Remember we lacked good recording engineers. For example, there was an engineer who worked in Radio Progreso, Medardo Montero, who was very good, but then he quit recording and became the director of EGREM. There was another very good engineer, who was not a professional engineer but worked a lot around recordings, his name was Mariano Suárez del Villar. But the problem with recording is that, independent of personal taste…remember that sound engineers around the world are individuals who study music, who study a whole series of things. Here the sound engineers didn’t know anything about music.

It’s like when you are watching a baseball game on TV here and the ball goes to third base and the cameraman shoots first. And baseball is our national sport and everybody knows it. Sometimes I’m watching a TV program where there is an orchestra, the Symphonic Orchestra or something like that, and the soloist is a trumpet player, but they show the hands of the pianist. Even if they are good, their level has to increase…

You have to study; unfortunately or fortunately, people need to study. He who doesn’t study is dead, as we say here. Fidel once said that geniuses are born but they need to be taught technique. That’s true. That’s why when you get… Look, there are sound engineers such as Frank Bejerano and Vertico, who are musicians, and when you hear recordings by them, wow… That’s why when they are going to do the mix, the director of the orchestra also has to be there because he is the one who… he is the musician, the one who says, ‘Bring the guiro up here, lower the bell there, raise the violins here.’ When the sound engineer is also a musician, the director goes to supervise, but it is the engineer who has to know what’s going on. In addition, it’s important that the engineer, the mixers, are all familiar with the different formats and genres of Cuban music. A charanga isn’t the same as a timba group, or a conjunto. There is a whole series of elements and factors that influence on achieving a favorable result in a mix. 

--What can you tell us about Juan Claro, was he always blind or did he go blind later in life?

He became blind. He should be calling me soon.

--Was it Juan Claro who invented the tumbaos so characteristic on tunes like Se baila así and Son de Claro and so many others?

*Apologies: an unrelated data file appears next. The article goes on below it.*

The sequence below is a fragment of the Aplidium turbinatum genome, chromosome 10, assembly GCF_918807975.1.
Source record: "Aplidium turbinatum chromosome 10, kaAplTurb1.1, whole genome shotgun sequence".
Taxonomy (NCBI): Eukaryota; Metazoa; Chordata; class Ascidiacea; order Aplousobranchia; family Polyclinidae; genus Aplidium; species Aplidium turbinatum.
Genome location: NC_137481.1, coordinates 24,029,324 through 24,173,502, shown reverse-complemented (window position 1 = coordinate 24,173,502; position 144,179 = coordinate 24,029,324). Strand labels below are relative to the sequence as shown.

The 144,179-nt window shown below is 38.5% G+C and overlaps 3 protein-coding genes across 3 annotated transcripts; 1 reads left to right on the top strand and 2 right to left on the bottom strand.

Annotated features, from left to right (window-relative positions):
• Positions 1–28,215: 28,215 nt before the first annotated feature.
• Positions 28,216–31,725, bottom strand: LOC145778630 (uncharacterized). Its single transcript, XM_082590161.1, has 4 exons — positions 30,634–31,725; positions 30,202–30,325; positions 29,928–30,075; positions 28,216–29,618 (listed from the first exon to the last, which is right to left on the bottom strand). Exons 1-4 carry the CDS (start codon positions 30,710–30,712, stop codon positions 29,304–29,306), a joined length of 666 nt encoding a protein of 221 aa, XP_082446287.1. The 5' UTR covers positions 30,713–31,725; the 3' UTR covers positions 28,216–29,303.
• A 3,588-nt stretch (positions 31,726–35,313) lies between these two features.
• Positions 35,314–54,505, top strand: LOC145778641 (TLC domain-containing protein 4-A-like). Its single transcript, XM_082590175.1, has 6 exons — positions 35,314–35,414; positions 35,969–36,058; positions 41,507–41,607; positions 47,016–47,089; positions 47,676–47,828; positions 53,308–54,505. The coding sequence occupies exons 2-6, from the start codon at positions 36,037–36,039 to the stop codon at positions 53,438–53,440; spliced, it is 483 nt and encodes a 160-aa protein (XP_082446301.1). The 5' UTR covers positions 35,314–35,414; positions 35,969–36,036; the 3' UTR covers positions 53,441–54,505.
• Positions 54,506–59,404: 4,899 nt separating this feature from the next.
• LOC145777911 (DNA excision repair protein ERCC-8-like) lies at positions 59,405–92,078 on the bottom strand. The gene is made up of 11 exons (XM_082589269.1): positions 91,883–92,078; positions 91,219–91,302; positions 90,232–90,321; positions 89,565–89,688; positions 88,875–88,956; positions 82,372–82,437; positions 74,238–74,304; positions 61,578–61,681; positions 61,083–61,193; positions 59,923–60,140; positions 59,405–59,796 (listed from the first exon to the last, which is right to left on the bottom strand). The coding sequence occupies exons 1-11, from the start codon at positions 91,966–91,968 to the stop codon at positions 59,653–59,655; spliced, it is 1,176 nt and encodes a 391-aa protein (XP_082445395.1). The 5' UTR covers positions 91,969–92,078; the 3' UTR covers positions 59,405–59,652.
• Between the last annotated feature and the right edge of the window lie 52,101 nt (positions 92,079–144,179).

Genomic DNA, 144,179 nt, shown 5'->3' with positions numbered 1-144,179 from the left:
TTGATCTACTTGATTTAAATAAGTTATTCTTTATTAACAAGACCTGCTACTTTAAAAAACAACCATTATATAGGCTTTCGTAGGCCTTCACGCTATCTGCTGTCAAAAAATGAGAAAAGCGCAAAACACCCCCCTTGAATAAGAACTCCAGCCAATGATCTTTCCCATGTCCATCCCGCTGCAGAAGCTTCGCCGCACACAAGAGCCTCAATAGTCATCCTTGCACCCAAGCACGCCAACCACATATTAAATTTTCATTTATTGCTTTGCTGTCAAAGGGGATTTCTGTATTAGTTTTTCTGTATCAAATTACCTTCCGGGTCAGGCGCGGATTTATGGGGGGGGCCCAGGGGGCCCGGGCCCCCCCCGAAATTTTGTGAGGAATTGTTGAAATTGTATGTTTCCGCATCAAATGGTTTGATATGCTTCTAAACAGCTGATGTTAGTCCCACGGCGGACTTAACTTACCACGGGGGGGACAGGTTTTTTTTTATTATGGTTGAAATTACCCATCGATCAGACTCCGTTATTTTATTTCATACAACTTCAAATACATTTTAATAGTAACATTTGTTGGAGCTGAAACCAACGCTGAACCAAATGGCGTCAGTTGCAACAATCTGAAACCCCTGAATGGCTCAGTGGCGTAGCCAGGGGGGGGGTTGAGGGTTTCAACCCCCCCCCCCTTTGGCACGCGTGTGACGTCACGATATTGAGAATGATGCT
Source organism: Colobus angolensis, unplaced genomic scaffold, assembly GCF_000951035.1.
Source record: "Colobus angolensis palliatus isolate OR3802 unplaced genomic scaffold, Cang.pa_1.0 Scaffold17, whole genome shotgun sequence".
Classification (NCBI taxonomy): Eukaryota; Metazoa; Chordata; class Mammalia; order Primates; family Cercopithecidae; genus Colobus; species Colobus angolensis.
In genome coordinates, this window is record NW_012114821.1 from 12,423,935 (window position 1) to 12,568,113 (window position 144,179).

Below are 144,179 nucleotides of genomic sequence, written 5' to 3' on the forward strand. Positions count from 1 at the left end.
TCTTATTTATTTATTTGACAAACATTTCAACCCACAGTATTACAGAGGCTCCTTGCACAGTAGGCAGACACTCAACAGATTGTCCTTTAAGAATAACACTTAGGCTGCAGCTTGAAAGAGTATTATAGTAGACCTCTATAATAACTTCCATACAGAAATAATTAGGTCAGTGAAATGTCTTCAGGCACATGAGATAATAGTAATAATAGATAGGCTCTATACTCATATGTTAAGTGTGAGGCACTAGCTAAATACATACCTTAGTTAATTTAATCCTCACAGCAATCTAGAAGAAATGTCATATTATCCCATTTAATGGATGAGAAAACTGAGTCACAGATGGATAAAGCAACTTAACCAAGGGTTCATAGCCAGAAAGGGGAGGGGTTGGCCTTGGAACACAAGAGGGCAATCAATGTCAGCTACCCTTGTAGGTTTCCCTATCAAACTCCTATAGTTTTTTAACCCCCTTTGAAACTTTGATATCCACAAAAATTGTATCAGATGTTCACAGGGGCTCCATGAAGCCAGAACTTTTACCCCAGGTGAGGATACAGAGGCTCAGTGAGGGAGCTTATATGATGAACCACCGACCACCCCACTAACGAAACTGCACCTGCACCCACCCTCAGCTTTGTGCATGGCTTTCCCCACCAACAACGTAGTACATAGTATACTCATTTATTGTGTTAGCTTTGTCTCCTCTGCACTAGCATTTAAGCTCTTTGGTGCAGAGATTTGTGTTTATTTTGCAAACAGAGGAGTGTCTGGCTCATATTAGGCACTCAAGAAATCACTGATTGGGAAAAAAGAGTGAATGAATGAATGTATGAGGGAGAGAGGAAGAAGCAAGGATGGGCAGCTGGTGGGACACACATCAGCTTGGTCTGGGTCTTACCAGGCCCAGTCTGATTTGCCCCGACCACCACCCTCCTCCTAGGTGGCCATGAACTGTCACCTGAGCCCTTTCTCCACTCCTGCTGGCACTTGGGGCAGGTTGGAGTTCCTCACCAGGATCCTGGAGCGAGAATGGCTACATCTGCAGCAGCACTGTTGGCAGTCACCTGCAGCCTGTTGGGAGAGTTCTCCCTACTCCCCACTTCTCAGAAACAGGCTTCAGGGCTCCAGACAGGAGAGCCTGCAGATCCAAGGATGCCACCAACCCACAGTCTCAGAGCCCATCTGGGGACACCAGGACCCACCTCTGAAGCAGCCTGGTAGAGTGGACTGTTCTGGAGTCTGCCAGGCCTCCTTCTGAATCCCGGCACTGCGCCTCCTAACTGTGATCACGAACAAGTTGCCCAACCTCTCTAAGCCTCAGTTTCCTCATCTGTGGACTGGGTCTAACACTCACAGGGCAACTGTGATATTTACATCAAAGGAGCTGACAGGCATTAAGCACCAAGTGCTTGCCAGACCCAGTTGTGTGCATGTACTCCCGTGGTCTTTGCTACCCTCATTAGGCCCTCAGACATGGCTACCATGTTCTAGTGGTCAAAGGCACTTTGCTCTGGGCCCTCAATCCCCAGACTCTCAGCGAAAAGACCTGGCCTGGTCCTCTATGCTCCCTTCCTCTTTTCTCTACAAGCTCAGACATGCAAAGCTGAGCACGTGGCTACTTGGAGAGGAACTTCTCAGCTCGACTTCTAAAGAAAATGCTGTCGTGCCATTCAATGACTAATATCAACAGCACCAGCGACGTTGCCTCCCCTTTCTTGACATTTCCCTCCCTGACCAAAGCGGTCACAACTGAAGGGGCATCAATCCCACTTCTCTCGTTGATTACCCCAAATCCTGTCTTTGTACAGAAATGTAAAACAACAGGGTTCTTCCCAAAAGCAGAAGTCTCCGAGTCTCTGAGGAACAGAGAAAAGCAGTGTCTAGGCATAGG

Yes, he created all those tumbaos, just like Daniel did on the pailas, all those things he did were his own creation.

--But where did these tumbaos come from? There seems to be influences from bongos and congas.

Look, the origin of those types of tumbaos is nothing more or less than the desire to push the envelope to look for new frontiers. The charanga is a weak and small musical format because violins are not the same as trumpets and saxophones… Even Daniel, who has passed away, graduated as a kit drummer and I told him, ‘Take everything that you studied in school, everything you have learned, and apply this to the charanga format; not with the drum set, because if you do…’ Although today, the charangas do have drum kits. So, he created a series of tortones, with a bell in the floor. At the time, charangas played with only one conga player, so Claro picked up the congas and I told him, ‘Claro try to do something like batá, like a bongo…’ and that’s how we started, you know what I mean? Those were the kind of musical drives we had.  

--Humberto Perera was another of the bands incredible musicians who seems to have developed a unique style that opened up new possibilities on the bass. What were his influences?

He was another guy who created, developed a style in the way charangas played bass.

--What were his inspirations in creating this new style?

Look, the thing is that he studied cello and then he studied double bass at the ENA (National School of Arts) as a young man. At the time he was working with the Contemporary Music Orchestra of Matanzas, Idá Rabá, and came to the ICRT (Cuban Institute of Radio and Television) as a cello player. One day we had a problem with the bass player and he told me, “Look, I... “ And he joined the Ritmo Oriental as a cello player, but we had problems with the bass player and so he took up the bass. Humberto created a new style in the way charangas played the bass. He was terrible [incredible], a terrible bass player!

I’m telling you a whole series of factors all came together at the same time in the Ritmo OrientaI making it like the Storm of the Century. A series of elements all came together to make something almost perfect. And I am not saying that we were perfect or that we were the best or anything like that, but one thing that is for sure is the rhythm we had…no one could outdo it. Our flautist was no Richard, but he was no less than Richard. In my opinion, Richard is the best Cuban flautist in popular music, but our flautist was also very good. Our signers were good signers. Our violin players were good violin players. And our bass player was a good bass player, a bassist who… And our piano player was a good pianist. You know what I mean? A series of factors all came together, as happened during the storm of the century, making something perfect.

--The breaks during the arrangements are often not played at the same tempo as the body of the tune. Many Cuban bands used similar effects of tempo variation in the breaks. Was there an originator of this style or did it arise from particular types of music?

Chico, the question of what emerges or doesn’t emerge in a piece, in a song is something determined by the moment when you are playing, by the performance at that precise moment. The breaks were something you put in to differentiate yourself from the rest and a series of things. Besides, there are breaks or bloques that you have been playing at a certain aire [rhythm] that if you continue playing them at that same aire they come out sounding rushed. So, this makes you think that you have to rework them a bit more so that they come out musical, so that they work out, and then you go back to your first aire. That’s what happens, you are coming in on a certain aire and you go to do something else and you realize that it is going to sound rushed, so you go back to the beginning to redevelop it a bit more and you go back and pick it up again. Those are things that come from the heart, as we say, de la cuchara, de la cuchara.

Saturday, 15 March 2014, 08:27 PM